“Our ministry needs to deepen the covenant between the Church and the family,” Francis said in Philadelphia. Then he repeated the sentence, word for word, in case anyone had missed the point. “The family is a school of humanity,” he said in Cuba. The two tasks of the bishops at the Synod are to learn from it, and learn how to defend it.



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Comment by: matthew t
Posted: 05/10/2015 22:52:50

Thinking about your interesting article made me think that perhaps part of the church's 'cultural chasm' could be a slow burning attitude that has quietly distanced the church and its institutions from the raw realities of family life.

In religions which seem to be keeping their children in their faiths well, the home is the locus of many of the most important and holy rituals - traditional Jewish families celebrate the sabbath most deeply at home so far as I know, while sikhs have the teaching of Guru Nanak, that families are the ones who feed the itinerant holy monks, and so are places of spiritual significance and grace.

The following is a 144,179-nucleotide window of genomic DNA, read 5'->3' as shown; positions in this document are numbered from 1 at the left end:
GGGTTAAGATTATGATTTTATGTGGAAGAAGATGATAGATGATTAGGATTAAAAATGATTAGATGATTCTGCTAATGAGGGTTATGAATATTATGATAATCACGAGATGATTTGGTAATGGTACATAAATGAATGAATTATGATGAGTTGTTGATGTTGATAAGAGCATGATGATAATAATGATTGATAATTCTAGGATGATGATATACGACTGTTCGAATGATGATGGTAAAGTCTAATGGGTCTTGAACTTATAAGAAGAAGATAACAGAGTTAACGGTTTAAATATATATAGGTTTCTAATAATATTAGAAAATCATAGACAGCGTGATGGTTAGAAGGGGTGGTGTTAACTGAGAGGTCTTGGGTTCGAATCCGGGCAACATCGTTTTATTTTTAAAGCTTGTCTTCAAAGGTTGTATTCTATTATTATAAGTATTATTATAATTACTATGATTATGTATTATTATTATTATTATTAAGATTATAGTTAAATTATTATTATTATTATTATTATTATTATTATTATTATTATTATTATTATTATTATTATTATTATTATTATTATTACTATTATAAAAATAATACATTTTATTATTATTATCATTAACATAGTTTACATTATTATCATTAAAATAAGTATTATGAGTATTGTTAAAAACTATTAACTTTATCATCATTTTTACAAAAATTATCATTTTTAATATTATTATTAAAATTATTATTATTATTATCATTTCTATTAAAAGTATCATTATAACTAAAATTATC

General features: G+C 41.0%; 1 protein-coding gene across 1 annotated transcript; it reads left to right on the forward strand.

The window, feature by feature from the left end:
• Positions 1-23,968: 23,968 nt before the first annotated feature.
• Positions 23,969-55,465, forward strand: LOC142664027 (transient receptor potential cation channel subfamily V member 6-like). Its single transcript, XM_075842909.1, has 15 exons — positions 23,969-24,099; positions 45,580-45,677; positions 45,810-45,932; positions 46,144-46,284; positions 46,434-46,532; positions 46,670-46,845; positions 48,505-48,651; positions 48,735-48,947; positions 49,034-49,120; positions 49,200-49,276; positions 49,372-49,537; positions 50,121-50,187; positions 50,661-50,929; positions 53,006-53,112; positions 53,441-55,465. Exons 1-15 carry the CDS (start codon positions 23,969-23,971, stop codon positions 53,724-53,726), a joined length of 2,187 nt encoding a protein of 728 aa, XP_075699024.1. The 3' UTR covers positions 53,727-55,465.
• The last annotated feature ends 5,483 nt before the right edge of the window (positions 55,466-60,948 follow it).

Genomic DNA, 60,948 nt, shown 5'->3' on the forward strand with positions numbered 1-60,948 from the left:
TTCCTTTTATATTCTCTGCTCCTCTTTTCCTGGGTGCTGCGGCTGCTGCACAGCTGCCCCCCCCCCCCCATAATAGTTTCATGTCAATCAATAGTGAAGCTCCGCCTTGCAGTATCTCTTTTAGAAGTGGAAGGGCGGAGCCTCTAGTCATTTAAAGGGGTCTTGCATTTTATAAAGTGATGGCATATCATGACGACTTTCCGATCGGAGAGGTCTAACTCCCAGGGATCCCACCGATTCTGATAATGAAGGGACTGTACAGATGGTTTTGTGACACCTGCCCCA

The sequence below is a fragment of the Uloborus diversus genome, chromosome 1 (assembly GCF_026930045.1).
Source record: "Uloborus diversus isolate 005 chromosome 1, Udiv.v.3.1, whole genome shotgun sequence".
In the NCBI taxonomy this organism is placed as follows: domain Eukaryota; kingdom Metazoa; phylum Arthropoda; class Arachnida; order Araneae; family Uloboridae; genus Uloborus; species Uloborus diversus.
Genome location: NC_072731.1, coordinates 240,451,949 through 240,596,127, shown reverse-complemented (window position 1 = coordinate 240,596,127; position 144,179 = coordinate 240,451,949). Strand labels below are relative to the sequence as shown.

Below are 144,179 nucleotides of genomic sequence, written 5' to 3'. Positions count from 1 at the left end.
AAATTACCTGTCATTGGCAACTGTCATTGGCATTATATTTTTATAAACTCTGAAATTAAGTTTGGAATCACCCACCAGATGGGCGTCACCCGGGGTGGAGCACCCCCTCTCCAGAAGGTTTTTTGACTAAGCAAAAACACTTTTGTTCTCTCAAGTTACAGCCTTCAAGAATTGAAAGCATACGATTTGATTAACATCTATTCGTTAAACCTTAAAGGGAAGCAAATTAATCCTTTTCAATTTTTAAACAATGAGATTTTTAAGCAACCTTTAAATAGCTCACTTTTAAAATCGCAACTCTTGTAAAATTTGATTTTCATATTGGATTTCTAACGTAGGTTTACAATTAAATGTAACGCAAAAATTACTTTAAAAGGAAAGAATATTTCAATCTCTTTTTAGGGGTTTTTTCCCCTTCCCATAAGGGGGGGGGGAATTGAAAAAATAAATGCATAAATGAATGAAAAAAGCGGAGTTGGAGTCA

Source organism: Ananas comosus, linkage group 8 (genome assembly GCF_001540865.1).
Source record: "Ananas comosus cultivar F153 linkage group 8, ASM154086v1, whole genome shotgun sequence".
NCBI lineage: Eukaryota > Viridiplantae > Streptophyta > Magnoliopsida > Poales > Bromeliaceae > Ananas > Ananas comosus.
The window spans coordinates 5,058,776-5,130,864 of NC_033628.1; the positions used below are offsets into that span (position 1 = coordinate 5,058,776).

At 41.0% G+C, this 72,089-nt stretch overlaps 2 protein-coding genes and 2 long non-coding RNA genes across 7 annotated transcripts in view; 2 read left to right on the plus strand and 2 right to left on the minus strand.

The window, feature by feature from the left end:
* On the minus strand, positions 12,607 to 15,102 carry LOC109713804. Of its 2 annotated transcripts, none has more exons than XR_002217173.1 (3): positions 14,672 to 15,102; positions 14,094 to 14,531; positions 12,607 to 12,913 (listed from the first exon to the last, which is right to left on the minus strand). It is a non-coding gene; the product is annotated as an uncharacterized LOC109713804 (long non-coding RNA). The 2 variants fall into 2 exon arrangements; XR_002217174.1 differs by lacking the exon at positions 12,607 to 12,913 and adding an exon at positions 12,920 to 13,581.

In the Church, much emphasis has been put on the culture of the centre and the cleric - the vatican as the seat of the church, priests and bishops as the true representatives, indeed sometimes the only ones who understand the teaching... and so the gulf between family and church widens.

Francis admires how the poor are brought close to God through popular rituals, etc, perhaps he is trying to address the same problem. while we see the church as something other than God's people, sinners, and our imperfect families and homes, it will appear as an institution, distant and clunky as institutions always are, reconciling the church and families- is rekindling the spirit and warmth of the people of God and the traditions.

How this affects the synod and its meeting of celibate cardinals, in the biggest centre of clerical majesty remains to be seen...